Education Columbia University
Name Nehanda Abiodun
|Height 5'8" to 5'10"|
|Full Name Cheri Laverne Dalton|
Born Uses June 29, 1950 and April 28, 1952 as dates of birthUnited States
Other names Nehanda Abiodun, Nahanda Abiodun, Nahanda Obafemi, Nahanda Obatemi, Cheri Cotton, Betty Carter, Betty W. Carter, Elizabeth Carter, Laverne Dalton, Laverne Cheri Dalton, and "Flame"
Occupation Unemployed rap music activist Armed bank robber
Known for Status as an American fugitive living in Cuba
Cheri Laverne Dalton (born 1950 in New York City), also known as Nehanda Isoke Abiodun, is a black American rap music activist and fugitive from justice, currently living in Cuba. Dalton is wanted by the Federal Bureau of Investigation (FBI) for Violation of RICO Statute; Interference with Interstate Commerce by Robbery; Obstruction of Justice; Armed Bank Robbery; Bank Robbery Killings; and Aiding and Abetting.
The United States government also charged Dalton in connection with convicted murderer Assata Shakur's escape from prison, along with Susan Rosenberg.
Dalton was active in the New African independence struggle in the U.S. and considered herself a citizen of the Republic of New Afrika.
Early life and education
Born Cheri Dalton in New York City in 1950, she began her activist work as a child. At the age of ten, she was a tenant organizer. Dalton graduated from Columbia University in New York in 1972.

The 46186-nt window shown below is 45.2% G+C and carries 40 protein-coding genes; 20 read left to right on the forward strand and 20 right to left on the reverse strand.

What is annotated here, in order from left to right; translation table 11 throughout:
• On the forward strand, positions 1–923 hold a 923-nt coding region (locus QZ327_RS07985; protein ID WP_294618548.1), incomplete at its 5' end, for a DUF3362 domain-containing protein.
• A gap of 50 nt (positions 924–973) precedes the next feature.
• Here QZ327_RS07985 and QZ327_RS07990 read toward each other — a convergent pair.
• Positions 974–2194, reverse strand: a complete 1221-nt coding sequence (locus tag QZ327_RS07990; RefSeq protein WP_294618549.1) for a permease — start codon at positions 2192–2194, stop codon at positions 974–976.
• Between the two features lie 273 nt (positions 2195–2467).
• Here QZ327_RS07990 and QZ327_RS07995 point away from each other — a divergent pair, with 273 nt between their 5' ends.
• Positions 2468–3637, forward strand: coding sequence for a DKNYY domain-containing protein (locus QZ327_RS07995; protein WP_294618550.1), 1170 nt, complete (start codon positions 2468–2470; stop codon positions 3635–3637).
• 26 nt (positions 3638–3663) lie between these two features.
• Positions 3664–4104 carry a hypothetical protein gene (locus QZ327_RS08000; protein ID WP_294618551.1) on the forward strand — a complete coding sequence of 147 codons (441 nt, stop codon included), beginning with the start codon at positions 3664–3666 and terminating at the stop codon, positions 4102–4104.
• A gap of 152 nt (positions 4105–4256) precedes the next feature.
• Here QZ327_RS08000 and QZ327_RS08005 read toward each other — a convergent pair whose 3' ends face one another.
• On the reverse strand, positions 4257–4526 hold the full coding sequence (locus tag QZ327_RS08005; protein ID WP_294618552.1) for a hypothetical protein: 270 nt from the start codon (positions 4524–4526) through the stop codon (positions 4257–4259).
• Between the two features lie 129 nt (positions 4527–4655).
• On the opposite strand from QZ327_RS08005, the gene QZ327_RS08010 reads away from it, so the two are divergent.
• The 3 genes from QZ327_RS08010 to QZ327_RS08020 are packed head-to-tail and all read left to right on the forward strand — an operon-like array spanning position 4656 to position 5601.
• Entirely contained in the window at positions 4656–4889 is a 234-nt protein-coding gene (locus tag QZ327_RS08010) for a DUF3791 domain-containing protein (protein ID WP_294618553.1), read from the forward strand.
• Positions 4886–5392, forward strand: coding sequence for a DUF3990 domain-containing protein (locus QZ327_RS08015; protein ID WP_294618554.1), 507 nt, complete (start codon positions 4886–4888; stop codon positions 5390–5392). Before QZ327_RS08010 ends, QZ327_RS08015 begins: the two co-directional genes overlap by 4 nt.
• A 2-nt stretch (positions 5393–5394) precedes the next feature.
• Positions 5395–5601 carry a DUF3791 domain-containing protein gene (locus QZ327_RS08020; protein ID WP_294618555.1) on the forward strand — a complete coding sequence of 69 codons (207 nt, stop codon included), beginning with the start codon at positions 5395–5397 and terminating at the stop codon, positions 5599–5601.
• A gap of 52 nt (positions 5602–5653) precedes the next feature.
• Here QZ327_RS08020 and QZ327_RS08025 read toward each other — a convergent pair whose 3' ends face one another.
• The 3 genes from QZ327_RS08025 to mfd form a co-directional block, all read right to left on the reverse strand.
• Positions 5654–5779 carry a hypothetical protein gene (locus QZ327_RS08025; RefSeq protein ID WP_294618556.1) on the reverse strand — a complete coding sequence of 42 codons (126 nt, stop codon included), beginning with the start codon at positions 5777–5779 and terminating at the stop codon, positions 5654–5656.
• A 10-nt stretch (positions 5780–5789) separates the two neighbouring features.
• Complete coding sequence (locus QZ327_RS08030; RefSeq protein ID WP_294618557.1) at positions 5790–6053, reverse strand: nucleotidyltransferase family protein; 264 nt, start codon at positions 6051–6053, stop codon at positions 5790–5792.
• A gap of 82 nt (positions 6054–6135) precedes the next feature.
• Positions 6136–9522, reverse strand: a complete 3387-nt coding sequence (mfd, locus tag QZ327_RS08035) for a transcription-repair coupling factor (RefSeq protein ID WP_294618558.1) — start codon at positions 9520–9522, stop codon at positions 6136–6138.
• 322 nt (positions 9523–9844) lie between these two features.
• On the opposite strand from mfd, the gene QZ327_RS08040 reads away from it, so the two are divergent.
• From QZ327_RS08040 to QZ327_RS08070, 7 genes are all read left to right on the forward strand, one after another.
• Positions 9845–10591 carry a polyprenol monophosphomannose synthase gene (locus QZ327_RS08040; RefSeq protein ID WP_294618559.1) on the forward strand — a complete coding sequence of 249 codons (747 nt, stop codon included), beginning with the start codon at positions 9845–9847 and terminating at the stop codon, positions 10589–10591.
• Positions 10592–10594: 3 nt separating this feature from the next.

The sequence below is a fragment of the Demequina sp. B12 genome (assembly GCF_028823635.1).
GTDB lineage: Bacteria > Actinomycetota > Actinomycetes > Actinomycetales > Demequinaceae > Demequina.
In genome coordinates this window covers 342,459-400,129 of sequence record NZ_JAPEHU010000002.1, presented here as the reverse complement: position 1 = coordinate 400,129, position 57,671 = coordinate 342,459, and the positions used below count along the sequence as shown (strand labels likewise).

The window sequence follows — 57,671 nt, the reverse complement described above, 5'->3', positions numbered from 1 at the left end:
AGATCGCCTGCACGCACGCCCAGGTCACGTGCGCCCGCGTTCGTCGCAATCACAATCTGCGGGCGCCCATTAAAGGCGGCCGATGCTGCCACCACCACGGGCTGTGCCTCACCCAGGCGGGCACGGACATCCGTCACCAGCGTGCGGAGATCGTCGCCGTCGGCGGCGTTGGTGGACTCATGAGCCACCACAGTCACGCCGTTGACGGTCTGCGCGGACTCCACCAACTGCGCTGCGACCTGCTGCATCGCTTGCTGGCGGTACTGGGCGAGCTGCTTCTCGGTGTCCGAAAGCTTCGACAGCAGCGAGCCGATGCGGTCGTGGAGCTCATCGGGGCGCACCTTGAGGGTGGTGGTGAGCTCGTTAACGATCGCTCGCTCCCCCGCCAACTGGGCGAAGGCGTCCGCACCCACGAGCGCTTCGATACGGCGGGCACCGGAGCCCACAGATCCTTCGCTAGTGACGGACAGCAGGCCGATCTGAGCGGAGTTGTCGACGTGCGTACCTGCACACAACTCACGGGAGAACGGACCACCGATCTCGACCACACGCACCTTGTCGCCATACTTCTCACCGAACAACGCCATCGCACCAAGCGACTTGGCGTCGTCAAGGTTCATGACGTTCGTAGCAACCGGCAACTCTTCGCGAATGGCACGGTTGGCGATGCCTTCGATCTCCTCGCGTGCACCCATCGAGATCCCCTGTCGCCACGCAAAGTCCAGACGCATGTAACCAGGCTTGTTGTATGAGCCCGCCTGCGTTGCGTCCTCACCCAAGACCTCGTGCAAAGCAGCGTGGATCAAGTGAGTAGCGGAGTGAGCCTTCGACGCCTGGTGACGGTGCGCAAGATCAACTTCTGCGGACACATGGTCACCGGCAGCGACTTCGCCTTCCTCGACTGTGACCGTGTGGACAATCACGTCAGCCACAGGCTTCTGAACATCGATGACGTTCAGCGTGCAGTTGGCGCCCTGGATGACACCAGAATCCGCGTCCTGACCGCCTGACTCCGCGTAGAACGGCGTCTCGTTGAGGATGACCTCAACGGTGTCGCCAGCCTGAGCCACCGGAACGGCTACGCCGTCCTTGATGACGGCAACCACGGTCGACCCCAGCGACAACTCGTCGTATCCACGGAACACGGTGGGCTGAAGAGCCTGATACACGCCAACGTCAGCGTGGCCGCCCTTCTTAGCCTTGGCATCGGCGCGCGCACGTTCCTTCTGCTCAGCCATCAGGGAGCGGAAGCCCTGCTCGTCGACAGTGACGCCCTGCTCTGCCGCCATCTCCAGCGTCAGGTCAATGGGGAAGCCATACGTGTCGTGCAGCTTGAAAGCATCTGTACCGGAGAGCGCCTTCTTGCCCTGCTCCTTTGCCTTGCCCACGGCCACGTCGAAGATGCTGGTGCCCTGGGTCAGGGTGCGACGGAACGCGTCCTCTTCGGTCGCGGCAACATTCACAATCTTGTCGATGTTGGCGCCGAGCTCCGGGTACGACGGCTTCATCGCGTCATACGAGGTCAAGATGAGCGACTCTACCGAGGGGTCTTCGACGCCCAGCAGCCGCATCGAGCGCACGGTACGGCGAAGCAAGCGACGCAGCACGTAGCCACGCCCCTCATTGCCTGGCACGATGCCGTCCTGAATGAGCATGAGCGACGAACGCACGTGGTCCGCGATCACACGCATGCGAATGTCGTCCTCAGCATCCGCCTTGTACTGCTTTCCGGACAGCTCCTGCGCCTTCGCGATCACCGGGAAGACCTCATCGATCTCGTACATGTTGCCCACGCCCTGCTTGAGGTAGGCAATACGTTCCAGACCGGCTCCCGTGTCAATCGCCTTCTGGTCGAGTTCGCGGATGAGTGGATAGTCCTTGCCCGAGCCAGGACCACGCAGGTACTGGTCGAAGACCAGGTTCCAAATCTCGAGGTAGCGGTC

In 1978, Dalton began using the alias "Nehanda Abiodun." She has also used the aliases Nahanda Abiodun, Nahanda Obafemi, Nahanda Obatemi, Cheri Cotton, Betty Carter, Betty W. Carter, Elizabeth Carter, Laverne Dalton, Laverne Cheri Dalton, and "Flame".
She later worked with the National Black Human Rights Coalition, and later to help heal drug addicts at the Black Acupuncture Association of North America with Mutulu Shakur.
She was later sued for malpractice, and a warrant was put out for her arrest.
Dalton is among those linked by U.S. authorities to Assata Shakur's 1979 escape from prison. She is also wanted for a string of robberies, including the robbing of a Brink's truck in New York in 1983.
Life on the run
She has lived in Havana, Cuba since about 1990. She is a rap music activist there. She has given advice about African-American history, poetry, and world politics to up-and-coming Cuban hip-hop artists such as Yosmel Sarrias and Maigel Entenza Jaramillo of Anónimo Consejo.
She states "rap music is...the voice of protest...[with which] we can educate and organize around the world. It puts a whole different light on the word globalization...Wherever you go...in the world, from New Zealand to Timbuktu, there are rappers. Wherever you go! And once you step out of the U.S., a large part of that global community of hip hoppers are progressive. Seriously, because most of it comes from the indigenous people of that particular place”.